What's New for 1999
The 2.4 twin-cam engine benefits from reliability, emissions and fuel economy enhancements, and new front brake linings increase pad life. Minor interior and exterior revisions have been made, and Fern Green Metallic and Sandrift Metallic replace Bright Aqua and Deep Purple on the paint chart.
For nearly two decades the Cavalier has been a staple sales leader for Chevy dealers. Understandably so, because the Cavalier offers reasonable value and is priced low enough to compete favorably in the compact market, often undercutting smaller models from other manufacturers.
But small car sales are suffering due to a strong economy and low fuel prices. Who needs a compact car when a roomy sedan or sport utility is within financial reach? Nonetheless, the Cavalier is good transportation, offering adequate room for four adults, decent performance and acceptable interior accommodations. Styling is attractive and contemporary, and there is a model to suit almost everyone's needs.
Exterior changes included two new colors, revised badges for RS models and a body-colored grill for RS and LS versions. Inside, the passenger's visor map strap has been removed and lighting for the glovebox and ashtray has been deep-sixed. If you want an ashtray and lighter, the dealer will install it for you. Also available is On-Star communications, though we don't imagine many Cavalier buyers will opt for it. The Z24 convertible has new red accents on graphite-colored seats.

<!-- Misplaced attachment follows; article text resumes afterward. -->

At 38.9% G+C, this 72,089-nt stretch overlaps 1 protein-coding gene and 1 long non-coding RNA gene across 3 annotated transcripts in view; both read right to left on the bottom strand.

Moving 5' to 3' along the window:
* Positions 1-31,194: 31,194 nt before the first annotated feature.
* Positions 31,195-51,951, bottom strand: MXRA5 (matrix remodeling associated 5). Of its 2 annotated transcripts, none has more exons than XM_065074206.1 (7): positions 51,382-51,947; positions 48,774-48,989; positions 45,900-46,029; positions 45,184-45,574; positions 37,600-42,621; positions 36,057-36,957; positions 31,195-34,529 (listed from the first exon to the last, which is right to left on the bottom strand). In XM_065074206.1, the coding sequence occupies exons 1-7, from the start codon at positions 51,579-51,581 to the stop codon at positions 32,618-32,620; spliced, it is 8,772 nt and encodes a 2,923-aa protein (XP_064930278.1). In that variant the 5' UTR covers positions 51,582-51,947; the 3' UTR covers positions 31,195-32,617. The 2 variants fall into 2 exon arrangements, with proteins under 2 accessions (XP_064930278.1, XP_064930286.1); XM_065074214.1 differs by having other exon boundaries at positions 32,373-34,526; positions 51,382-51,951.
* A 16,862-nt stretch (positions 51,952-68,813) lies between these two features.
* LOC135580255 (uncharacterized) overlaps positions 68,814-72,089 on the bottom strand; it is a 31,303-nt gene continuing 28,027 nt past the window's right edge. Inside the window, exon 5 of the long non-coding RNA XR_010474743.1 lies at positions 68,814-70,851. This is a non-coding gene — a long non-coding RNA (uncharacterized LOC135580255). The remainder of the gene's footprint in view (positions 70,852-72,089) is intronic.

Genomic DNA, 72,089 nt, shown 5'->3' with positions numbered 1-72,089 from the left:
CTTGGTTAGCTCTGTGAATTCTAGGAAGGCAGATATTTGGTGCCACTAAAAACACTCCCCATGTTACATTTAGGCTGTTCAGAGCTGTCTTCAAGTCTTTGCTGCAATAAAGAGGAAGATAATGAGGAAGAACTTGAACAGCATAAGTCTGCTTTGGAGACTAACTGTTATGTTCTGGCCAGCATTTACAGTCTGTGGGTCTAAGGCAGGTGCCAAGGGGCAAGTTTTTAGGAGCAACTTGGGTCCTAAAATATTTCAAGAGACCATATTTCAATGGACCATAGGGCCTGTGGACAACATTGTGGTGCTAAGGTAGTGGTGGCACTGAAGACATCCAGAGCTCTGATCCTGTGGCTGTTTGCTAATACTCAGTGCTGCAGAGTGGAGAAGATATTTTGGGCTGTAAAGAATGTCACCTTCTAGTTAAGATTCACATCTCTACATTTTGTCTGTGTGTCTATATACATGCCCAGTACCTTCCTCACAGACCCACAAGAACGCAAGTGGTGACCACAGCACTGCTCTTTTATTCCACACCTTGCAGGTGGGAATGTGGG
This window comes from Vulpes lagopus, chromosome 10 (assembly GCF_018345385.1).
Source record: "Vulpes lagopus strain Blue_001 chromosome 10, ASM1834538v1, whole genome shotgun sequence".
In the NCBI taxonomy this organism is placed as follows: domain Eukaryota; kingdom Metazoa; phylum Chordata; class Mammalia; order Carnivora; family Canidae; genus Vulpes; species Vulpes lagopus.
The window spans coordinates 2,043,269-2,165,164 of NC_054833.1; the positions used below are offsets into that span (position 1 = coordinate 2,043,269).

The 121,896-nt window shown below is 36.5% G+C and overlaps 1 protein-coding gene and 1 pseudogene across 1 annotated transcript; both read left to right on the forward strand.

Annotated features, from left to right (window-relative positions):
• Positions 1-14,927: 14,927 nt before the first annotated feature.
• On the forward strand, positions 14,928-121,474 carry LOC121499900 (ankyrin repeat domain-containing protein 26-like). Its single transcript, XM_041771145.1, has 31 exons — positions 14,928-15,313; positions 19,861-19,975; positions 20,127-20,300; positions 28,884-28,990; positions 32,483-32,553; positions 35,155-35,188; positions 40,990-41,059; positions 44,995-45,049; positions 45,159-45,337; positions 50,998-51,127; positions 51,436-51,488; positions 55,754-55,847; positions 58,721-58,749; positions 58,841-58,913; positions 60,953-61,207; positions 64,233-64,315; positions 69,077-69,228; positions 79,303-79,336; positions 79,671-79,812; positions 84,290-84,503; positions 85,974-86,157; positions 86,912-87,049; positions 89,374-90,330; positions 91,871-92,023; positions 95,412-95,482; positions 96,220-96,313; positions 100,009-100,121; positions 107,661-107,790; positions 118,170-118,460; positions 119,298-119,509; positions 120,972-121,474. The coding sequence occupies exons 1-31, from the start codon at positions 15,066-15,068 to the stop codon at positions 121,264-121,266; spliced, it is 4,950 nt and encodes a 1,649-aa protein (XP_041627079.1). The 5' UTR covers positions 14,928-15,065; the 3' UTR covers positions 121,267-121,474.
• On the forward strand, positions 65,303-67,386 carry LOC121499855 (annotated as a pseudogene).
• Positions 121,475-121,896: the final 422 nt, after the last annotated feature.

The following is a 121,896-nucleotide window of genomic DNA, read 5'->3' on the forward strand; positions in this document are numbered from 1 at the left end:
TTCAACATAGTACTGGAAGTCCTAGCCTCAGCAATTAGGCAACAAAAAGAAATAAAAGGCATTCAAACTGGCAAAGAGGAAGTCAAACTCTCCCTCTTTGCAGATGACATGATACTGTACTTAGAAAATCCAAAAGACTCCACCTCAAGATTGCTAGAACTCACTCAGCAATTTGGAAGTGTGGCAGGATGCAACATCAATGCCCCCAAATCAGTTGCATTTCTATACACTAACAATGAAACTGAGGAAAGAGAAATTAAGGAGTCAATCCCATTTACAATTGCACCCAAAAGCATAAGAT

GM's venerable 2.2-liter four cylinderis standard in the Cavalier. Equipped with this powerplant, the Cavalier lags behind its primary domestic competition, the Dodge Neon, in power and acceleration. Optional in LS sedan is a 2.4-liter Twin Cam engine hooked to a four-speed automatic transmission that features traction control. The Cavalier is a much more livable car with this engine, and we wish that Chevrolet offered this powertrain in base models as well. The Twin Cam engine is standard in the sporty Z24 coupe and convertible.
Manually-shifted Z24 coupes are as quick as the Neon Sport Coupe from rest to 60 mph. The interior is reasonably comfortable and well laid-out. Antilock brakes are standard equipment. And, best of all, the price is dead on; low enough to make the Chevrolet Metro sedan an exercise in redundancy. We recommend that you check out the Cavalier if a compact car fits your needs.